Here’s where things can get tricky: While you can have multiple conditions per policy, your notifications apply on a policy-wide basis. When team members receive notifications on a policy, for example, you can’t “filter” alerts to notify some of these recipients but not others. What this means is that you’ll want to group your conditions into policies that are appropriate for every team member designated to receive notifications on that policy.

New Relic offers two very useful tutorials covering these topics: one focusing on alert policies and another on alert notification channels. We also suggest learning more about defining alert conditions, configuring alert policies, and working with notification channels in New Relic Alerts.

Choosing and using incident preference

Incident preference in Alerts is a policy-wide setting that specifies the frequency of alert notifications you will receive for each policy. By default, if there’s an open incident (i.e. an condition was triggered, opening a violation that requires attention) for a policy, then any new violation of any condition within that policy will roll up into that initial incident. What this means is that none of the additional violations will trigger a notification; your team will have to close the open incident, and a new violation will have to occur, before Alerts sends any other notifications for that policy.

This default behavior exists for a good reason: In some situations, a policy may trigger large numbers of redundant or irrelevant notifications. These can distract or even overwhelm a team—one way that “alert fatigue” can erode your ability to deal with legitimate performance issues. But it may also result in a team missing important or urgent notifications.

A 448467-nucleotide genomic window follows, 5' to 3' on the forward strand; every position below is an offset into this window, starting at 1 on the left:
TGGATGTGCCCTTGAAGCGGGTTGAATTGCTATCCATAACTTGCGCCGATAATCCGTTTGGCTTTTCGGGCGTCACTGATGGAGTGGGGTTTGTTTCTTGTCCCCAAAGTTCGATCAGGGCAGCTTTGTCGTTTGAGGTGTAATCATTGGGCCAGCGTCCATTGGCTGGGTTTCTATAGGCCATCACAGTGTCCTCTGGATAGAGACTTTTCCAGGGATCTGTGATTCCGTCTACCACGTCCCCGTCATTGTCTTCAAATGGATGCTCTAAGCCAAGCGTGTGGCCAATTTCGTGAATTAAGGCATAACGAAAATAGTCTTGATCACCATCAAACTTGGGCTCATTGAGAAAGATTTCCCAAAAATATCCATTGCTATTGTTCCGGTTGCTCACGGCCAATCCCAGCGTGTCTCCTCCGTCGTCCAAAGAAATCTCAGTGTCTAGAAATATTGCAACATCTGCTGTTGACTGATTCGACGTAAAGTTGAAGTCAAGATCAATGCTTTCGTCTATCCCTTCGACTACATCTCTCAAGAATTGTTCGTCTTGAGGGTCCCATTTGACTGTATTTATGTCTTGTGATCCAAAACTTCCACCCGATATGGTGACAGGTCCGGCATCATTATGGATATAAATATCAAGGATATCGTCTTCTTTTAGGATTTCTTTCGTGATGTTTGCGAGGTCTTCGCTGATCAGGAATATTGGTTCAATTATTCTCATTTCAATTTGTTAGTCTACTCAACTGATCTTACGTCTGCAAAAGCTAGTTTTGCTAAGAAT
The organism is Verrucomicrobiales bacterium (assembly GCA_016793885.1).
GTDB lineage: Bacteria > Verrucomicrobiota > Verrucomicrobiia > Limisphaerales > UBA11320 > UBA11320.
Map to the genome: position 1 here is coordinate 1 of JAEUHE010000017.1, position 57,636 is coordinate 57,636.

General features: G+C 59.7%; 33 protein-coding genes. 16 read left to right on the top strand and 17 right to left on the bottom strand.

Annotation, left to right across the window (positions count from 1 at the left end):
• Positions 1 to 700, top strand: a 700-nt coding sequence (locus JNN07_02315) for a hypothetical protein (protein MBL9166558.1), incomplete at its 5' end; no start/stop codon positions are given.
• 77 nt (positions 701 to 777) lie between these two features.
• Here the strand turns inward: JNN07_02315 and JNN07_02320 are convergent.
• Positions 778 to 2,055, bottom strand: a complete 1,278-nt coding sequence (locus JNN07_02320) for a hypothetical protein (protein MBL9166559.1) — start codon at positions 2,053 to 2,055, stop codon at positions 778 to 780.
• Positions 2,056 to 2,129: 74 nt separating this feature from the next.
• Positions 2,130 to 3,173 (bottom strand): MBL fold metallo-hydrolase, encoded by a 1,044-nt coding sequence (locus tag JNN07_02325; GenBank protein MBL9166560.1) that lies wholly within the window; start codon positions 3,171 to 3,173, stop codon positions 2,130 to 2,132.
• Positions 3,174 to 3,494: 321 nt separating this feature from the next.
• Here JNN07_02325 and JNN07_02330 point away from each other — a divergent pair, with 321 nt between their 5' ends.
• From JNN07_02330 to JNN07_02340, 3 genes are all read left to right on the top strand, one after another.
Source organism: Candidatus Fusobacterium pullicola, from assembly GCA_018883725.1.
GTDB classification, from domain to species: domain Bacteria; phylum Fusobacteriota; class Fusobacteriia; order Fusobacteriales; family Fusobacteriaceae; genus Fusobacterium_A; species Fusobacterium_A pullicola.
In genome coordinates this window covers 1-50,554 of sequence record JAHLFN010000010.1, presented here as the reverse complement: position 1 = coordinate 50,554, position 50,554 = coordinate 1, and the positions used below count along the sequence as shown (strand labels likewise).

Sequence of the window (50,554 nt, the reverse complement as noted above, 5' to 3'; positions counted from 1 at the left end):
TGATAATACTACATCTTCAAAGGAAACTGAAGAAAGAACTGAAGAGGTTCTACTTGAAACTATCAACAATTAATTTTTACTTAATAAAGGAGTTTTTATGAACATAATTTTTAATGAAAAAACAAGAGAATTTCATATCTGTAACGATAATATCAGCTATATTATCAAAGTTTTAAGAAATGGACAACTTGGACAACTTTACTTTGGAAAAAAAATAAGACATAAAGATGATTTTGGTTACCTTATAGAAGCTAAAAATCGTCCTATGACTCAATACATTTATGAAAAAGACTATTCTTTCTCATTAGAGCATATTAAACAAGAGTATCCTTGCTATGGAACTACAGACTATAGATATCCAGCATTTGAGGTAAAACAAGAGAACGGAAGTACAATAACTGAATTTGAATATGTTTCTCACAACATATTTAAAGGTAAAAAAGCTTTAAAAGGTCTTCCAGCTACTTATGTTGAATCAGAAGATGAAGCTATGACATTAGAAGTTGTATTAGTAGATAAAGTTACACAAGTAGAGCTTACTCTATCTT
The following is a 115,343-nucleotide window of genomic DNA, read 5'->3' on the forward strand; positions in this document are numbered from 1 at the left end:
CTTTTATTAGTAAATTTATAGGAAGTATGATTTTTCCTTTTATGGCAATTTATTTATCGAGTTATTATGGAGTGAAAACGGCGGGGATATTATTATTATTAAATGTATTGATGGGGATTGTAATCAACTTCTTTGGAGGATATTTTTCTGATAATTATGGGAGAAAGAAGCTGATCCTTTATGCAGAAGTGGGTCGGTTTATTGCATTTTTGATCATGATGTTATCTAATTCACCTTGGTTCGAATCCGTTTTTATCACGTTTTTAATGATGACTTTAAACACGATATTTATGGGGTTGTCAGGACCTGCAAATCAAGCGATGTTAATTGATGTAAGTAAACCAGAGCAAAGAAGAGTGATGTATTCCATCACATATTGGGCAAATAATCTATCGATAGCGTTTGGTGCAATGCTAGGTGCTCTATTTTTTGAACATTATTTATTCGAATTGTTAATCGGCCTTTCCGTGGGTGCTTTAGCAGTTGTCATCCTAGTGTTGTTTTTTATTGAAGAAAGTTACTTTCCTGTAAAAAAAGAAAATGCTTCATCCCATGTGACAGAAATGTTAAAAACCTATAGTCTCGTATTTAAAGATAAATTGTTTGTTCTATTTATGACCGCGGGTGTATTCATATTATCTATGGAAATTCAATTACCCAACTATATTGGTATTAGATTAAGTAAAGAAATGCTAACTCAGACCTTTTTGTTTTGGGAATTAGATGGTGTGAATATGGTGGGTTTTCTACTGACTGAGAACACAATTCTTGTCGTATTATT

Incident preference solves this dilemma; it allows you to create new incidents, on an opt-in basis, using the default (policy-based) frequency or to create incidents based on violations involving a specific condition or a specific combination of a condition and a particular entity (apps, hosts, monitors, etc.). Each of these options, in turn, will generate more notifications, allowing you to decide where to balance awareness of new issues against the need to keep notifications as a manageable level.

A best-practice approach involves setting up an account-wide, standard practice for incident preference in Alerts, helping to ensure that you get the notifications you need, when you need them. Alert Incident Preferences are the Key to Consistent Alert Notifications (a New Relic Level Up post) walks you through a detailed discussion of how to use incident preference, how to set alert policies, and related topics.

Set up a notification channel